His skin reminded me of a leather belt. His eyes were piercing under his overgrown eyebrows, and he gazed up at us all in our crisp white coats for a long minute before opening his mouth to reveal a gravelly voice that said, “I want to thank you all for what you’re striving for. I hope I can help your learning somehow.”
He wore soft, faded jeans and his careful sentences trailed with a hint of country twang. I imagined him as a cowboy in his past life. He told us he had always been healthy and active. Then the patches on his arm began appearing. Next it was the shortness of breath, and the fatigue, and the colds that kept him coughing while everyone around him recovered. The doctors dismissed it with a wave of the hand, and he did as well. Years passed, each a little worse than the last, until a chance X-ray revealed his tumor. It was the size of a cantaloupe.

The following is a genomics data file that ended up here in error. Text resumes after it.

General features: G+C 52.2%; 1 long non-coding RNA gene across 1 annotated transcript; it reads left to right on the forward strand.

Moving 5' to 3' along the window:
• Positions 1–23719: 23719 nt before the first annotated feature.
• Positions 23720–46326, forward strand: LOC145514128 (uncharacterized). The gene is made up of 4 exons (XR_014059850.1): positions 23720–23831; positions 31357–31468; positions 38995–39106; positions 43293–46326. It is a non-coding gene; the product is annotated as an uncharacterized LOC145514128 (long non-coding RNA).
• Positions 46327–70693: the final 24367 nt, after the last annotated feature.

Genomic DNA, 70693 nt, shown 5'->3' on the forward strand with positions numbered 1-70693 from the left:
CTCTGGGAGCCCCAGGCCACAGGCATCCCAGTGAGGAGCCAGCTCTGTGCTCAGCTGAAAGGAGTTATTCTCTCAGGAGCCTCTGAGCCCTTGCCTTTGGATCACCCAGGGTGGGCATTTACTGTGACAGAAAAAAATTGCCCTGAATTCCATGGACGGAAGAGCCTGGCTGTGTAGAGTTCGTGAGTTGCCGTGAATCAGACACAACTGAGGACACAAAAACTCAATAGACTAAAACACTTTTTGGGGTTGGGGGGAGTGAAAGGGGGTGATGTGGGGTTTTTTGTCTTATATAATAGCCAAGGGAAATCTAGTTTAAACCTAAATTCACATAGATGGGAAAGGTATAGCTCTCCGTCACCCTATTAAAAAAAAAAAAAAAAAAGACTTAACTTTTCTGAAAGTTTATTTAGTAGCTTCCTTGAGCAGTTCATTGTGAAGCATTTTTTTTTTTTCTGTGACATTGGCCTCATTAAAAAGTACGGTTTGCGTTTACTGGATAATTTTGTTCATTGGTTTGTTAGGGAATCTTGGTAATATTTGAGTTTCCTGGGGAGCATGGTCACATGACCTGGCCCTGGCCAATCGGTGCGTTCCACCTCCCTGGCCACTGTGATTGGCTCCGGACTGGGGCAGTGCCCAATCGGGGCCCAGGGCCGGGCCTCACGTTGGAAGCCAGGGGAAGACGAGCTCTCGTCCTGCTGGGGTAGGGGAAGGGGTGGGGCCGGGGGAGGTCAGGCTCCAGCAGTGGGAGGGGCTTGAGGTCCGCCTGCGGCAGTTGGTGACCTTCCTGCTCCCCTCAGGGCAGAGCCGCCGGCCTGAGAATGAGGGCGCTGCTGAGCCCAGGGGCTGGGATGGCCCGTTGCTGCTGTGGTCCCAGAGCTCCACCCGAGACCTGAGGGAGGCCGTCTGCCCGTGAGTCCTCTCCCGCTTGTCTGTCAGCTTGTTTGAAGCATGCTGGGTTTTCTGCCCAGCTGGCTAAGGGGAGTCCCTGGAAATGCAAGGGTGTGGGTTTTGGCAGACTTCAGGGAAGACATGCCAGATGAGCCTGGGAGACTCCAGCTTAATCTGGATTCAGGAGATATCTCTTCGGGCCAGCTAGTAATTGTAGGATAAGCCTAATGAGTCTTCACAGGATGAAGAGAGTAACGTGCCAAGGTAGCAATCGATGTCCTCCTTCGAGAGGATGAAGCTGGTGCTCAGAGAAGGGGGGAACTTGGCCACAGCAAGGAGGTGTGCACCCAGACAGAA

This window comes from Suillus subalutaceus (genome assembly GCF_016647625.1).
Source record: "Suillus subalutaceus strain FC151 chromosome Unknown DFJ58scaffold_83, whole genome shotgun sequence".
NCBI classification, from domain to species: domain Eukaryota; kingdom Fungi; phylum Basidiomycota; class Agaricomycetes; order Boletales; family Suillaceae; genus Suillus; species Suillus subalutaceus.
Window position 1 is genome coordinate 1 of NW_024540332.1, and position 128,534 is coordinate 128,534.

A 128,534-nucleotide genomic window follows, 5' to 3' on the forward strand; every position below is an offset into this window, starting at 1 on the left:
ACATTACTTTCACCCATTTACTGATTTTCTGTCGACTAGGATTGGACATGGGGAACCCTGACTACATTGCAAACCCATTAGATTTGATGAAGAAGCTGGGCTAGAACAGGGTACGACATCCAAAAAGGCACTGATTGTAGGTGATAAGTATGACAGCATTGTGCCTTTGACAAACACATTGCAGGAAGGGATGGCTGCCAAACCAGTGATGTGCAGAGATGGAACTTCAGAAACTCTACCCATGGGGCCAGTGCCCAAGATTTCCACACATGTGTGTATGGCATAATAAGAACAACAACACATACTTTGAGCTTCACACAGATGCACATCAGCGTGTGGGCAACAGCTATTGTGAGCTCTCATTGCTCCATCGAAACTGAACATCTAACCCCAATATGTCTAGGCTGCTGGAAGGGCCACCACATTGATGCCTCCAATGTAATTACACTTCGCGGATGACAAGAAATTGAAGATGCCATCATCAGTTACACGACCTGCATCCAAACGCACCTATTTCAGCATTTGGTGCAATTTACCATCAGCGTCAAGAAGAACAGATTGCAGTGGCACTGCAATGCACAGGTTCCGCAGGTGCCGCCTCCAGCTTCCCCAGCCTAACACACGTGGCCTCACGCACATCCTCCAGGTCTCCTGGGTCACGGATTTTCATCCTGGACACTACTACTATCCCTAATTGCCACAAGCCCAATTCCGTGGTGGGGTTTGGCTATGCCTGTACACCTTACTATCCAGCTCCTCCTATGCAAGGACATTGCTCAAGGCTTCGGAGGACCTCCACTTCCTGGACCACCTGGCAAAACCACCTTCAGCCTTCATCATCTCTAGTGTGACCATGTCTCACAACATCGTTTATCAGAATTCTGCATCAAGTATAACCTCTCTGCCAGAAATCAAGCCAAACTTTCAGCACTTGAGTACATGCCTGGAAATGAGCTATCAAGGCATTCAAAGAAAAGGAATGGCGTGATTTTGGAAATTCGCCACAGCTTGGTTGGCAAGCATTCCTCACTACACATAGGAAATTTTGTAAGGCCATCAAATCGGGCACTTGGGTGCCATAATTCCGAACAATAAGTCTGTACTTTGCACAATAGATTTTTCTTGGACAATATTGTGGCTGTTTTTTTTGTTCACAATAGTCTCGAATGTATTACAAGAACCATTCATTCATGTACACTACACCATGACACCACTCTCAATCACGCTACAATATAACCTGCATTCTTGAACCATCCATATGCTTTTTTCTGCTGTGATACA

He recovered from his surgery, and more months passed by while his symptoms continued to widen. He shrugged his shoulders as he spoke of the pain in his knees, attributing it to ‘getting older’. This was not a man to complain.
It wasn’t until the unrelenting diarrhea prompted him to get a colonoscopy, and a keen surgeon prepping his procedure saw a unique correlation in his symptoms. After countless months of doctors visits and tests and dismissals, he was finally tested for a simple molecule in his blood that had been overlooked.
He received the call before he even got home, confirming his diagnosis.
I will never forget the way he paused, trying to explain what he understood about his condition. “My little baby red blood cells were being killed off the second they left my bone marrow.”
“When you hear hoof steps, think horses. These are the patients you see every day: your common cold, pneumonia, a sinus infection. But when you keep hearing hoof steps, think zebras.”